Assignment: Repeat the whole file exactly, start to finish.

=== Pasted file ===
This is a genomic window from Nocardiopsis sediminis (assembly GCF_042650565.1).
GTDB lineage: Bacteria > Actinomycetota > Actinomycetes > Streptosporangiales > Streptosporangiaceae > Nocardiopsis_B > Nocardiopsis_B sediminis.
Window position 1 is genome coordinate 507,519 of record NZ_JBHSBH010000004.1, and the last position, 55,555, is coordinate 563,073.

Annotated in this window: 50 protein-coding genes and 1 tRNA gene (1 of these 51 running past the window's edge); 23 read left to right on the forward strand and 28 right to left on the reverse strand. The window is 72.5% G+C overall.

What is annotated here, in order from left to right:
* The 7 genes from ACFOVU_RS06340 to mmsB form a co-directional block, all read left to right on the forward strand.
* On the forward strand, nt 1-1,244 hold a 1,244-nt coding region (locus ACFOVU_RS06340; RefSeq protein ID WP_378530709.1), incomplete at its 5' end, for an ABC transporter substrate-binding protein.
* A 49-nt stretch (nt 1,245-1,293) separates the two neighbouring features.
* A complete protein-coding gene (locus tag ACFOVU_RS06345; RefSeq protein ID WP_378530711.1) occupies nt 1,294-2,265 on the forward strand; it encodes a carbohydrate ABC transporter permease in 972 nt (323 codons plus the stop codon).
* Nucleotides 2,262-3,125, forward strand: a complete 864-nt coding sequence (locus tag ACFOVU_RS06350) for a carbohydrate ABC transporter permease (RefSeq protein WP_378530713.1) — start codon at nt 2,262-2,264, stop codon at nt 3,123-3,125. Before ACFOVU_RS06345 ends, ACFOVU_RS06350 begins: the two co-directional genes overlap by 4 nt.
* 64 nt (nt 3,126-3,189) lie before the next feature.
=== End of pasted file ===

This is a genomic window from Nocardiopsis sediminis (assembly GCF_042650565.1).
GTDB lineage: Bacteria > Actinomycetota > Actinomycetes > Streptosporangiales > Streptosporangiaceae > Nocardiopsis_B > Nocardiopsis_B sediminis.
Window position 1 is genome coordinate 507,519 of record NZ_JBHSBH010000004.1, and the last position, 55,555, is coordinate 563,073.

Annotated in this window: 50 protein-coding genes and 1 tRNA gene (1 of these 51 running past the window's edge); 23 read left to right on the forward strand and 28 right to left on the reverse strand. The window is 72.5% G+C overall.

What is annotated here, in order from left to right:
* The 7 genes from ACFOVU_RS06340 to mmsB form a co-directional block, all read left to right on the forward strand.
* On the forward strand, nt 1-1,244 hold a 1,244-nt coding region (locus ACFOVU_RS06340; RefSeq protein ID WP_378530709.1), incomplete at its 5' end, for an ABC transporter substrate-binding protein.
* A 49-nt stretch (nt 1,245-1,293) separates the two neighbouring features.
* A complete protein-coding gene (locus tag ACFOVU_RS06345; RefSeq protein ID WP_378530711.1) occupies nt 1,294-2,265 on the forward strand; it encodes a carbohydrate ABC transporter permease in 972 nt (323 codons plus the stop codon).
* Nucleotides 2,262-3,125, forward strand: a complete 864-nt coding sequence (locus tag ACFOVU_RS06350) for a carbohydrate ABC transporter permease (RefSeq protein WP_378530713.1) — start codon at nt 2,262-2,264, stop codon at nt 3,123-3,125. Before ACFOVU_RS06345 ends, ACFOVU_RS06350 begins: the two co-directional genes overlap by 4 nt.
* 64 nt (nt 3,126-3,189) lie before the next feature.